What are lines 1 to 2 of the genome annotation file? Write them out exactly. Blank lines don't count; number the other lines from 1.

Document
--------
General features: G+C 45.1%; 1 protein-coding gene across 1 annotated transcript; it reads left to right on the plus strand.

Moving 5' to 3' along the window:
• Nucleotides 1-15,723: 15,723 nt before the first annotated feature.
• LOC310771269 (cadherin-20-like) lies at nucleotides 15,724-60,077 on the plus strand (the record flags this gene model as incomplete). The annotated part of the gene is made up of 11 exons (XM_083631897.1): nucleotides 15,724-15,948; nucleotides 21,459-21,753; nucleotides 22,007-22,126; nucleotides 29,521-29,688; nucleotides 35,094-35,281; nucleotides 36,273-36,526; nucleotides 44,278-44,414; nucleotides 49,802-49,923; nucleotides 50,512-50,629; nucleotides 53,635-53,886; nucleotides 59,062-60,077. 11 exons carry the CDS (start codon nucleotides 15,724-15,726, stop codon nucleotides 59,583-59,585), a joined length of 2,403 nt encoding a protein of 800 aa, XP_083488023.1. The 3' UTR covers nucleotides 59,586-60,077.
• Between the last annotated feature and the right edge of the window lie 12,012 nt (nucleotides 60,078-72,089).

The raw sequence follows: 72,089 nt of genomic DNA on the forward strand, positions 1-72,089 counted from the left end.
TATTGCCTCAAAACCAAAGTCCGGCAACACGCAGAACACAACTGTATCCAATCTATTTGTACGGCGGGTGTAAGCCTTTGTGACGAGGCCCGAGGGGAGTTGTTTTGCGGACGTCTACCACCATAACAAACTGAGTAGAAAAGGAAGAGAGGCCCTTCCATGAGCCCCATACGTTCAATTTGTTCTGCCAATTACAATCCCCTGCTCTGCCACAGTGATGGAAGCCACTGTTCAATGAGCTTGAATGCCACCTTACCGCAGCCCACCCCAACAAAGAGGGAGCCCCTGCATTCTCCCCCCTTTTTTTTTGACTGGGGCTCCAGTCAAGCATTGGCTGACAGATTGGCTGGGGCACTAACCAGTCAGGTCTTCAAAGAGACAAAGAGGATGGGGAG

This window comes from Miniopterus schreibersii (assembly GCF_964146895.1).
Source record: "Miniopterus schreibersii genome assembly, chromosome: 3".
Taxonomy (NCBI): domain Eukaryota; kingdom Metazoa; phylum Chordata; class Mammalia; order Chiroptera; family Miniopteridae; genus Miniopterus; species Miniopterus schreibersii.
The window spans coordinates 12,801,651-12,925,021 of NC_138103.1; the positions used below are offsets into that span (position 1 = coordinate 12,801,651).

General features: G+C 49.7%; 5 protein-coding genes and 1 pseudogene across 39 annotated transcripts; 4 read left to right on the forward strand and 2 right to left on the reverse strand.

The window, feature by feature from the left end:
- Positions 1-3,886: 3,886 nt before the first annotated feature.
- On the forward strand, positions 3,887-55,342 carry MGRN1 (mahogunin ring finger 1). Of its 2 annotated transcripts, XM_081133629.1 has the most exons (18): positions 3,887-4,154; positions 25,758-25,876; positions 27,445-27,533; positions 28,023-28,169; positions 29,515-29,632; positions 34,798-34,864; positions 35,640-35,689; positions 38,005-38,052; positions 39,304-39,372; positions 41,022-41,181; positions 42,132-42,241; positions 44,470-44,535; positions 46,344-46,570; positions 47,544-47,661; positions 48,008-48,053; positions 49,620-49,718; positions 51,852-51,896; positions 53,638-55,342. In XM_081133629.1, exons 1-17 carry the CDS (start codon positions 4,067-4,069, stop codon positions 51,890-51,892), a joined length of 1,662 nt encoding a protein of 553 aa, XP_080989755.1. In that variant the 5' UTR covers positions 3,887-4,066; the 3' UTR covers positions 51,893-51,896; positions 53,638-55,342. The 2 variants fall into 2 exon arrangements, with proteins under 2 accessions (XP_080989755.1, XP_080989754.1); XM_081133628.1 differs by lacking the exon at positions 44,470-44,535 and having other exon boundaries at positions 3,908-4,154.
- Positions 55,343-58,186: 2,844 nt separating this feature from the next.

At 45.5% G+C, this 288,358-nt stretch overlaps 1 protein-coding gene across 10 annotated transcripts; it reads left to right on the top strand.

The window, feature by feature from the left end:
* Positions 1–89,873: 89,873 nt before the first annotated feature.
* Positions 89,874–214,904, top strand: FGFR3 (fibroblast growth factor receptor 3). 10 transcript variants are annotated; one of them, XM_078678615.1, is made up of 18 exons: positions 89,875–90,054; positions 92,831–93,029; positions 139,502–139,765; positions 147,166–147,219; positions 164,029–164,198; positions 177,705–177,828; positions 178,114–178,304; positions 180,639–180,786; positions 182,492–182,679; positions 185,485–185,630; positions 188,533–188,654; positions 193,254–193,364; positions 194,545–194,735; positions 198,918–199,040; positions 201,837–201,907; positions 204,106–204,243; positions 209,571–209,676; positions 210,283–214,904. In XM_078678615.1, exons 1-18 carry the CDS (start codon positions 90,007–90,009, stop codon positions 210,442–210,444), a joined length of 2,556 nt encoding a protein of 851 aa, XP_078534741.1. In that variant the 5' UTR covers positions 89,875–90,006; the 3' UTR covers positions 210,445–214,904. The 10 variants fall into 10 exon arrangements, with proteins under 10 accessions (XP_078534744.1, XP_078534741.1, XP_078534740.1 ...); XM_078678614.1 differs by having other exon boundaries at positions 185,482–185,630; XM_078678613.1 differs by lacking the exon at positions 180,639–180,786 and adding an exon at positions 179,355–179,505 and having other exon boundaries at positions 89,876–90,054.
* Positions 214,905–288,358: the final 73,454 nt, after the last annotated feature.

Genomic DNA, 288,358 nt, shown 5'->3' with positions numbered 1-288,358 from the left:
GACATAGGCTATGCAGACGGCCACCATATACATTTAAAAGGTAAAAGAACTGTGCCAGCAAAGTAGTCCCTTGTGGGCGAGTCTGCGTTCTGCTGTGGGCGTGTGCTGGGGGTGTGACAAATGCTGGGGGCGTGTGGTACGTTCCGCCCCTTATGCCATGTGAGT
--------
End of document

General features: G+C 45.1%; 1 protein-coding gene across 1 annotated transcript; it reads left to right on the plus strand.

Moving 5' to 3' along the window: